The next Negro Baseball League legend we spotlight in my long-running series is “Cyclone” Joe Williams, one of the greatest pitchers to take a mound in the first third of the 20th Century:
Pitching an incredible 27-years, he starred in the Negro Leagues as well
as the Mexican and Caribbean Leagues between 1907 and 1932.
According to some sources, some of his pro seasons included records of
28-4, 20-2 and 32-8 playing for teams such as the Chicago Leland Giants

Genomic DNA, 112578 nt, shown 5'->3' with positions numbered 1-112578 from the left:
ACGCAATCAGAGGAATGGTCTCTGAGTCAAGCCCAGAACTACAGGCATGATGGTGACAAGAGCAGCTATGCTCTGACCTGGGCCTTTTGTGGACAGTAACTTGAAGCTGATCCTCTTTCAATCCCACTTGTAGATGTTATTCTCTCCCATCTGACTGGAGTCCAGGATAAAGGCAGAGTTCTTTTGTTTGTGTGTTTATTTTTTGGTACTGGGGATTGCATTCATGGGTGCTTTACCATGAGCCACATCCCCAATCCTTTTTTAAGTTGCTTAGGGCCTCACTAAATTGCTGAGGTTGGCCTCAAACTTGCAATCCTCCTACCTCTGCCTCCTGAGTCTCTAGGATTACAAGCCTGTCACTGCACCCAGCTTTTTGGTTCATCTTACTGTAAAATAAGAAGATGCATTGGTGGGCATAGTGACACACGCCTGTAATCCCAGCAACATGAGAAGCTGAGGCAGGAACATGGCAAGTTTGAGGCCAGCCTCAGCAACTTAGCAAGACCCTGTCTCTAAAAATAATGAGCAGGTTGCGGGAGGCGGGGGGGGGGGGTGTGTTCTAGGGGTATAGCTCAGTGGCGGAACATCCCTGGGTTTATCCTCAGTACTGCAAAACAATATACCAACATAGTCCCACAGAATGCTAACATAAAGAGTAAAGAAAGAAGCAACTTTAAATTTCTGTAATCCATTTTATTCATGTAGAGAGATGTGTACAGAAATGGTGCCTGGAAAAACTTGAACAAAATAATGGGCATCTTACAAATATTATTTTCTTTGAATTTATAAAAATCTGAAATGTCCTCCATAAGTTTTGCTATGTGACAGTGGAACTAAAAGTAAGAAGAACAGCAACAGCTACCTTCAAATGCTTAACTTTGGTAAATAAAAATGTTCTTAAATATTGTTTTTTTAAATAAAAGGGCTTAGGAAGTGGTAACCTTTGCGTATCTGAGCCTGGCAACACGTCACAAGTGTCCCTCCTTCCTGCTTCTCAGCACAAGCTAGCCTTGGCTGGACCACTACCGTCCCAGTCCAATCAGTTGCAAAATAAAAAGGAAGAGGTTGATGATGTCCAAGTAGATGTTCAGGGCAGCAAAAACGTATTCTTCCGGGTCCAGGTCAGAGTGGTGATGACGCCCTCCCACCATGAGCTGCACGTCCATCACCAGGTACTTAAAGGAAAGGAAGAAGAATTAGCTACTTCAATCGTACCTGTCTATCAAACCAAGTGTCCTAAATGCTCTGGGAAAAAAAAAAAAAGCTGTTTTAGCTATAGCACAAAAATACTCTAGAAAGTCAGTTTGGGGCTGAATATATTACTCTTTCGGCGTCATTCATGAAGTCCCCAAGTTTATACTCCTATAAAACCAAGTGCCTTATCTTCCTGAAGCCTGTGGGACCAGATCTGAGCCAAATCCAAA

and Homestead Grays.
While the great Satchel Paige gets much of the attention of baseball
fans and historians, there is a frequent debate as to whether Williams
is in fact the greatest pitcher to toe the rubber in Negro League
history, even being recognized as such in a 1952 poll held by the
Even noted Baseball historian Bill James named Williams the 52nd
greatest player (and 12th greatest pitcher) in baseball history when he
released his “100 Greatest Players in Baseball History” some 20-years
In 1999, Cooperstown gave Williams his rightful place in their hallowed
halls, electing him for enshrinement by the Veteran’s Committee.